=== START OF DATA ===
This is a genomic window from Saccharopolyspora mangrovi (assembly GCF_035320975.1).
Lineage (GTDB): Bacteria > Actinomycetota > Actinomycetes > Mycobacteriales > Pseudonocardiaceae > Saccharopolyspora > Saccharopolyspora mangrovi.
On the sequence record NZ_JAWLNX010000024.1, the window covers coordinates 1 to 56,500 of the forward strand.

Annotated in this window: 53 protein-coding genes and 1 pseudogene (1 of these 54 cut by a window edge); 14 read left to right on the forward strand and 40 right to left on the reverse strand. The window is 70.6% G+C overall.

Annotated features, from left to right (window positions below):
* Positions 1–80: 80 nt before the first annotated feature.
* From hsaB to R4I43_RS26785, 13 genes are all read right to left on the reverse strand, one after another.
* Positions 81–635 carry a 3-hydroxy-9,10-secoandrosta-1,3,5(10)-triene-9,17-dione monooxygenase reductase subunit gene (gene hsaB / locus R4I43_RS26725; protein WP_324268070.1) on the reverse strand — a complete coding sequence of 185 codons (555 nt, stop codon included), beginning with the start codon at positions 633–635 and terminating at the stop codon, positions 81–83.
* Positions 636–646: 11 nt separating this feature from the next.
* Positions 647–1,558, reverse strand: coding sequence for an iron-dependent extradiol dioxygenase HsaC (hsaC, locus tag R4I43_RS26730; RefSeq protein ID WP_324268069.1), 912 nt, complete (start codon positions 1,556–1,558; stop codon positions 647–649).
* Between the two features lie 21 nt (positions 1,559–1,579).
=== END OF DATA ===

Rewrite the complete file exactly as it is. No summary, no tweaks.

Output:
This is a genomic window from Saccharopolyspora mangrovi (assembly GCF_035320975.1).
Lineage (GTDB): Bacteria > Actinomycetota > Actinomycetes > Mycobacteriales > Pseudonocardiaceae > Saccharopolyspora > Saccharopolyspora mangrovi.
On the sequence record NZ_JAWLNX010000024.1, the window covers coordinates 1 to 56,500 of the forward strand.

Annotated in this window: 53 protein-coding genes and 1 pseudogene (1 of these 54 cut by a window edge); 14 read left to right on the forward strand and 40 right to left on the reverse strand. The window is 70.6% G+C overall.

Annotated features, from left to right (window positions below):
* Positions 1–80: 80 nt before the first annotated feature.
* From hsaB to R4I43_RS26785, 13 genes are all read right to left on the reverse strand, one after another.
* Positions 81–635 carry a 3-hydroxy-9,10-secoandrosta-1,3,5(10)-triene-9,17-dione monooxygenase reductase subunit gene (gene hsaB / locus R4I43_RS26725; protein WP_324268070.1) on the reverse strand — a complete coding sequence of 185 codons (555 nt, stop codon included), beginning with the start codon at positions 633–635 and terminating at the stop codon, positions 81–83.
* Positions 636–646: 11 nt separating this feature from the next.
* Positions 647–1,558, reverse strand: coding sequence for an iron-dependent extradiol dioxygenase HsaC (hsaC, locus tag R4I43_RS26730; RefSeq protein ID WP_324268069.1), 912 nt, complete (start codon positions 1,556–1,558; stop codon positions 647–649).
* Between the two features lie 21 nt (positions 1,559–1,579).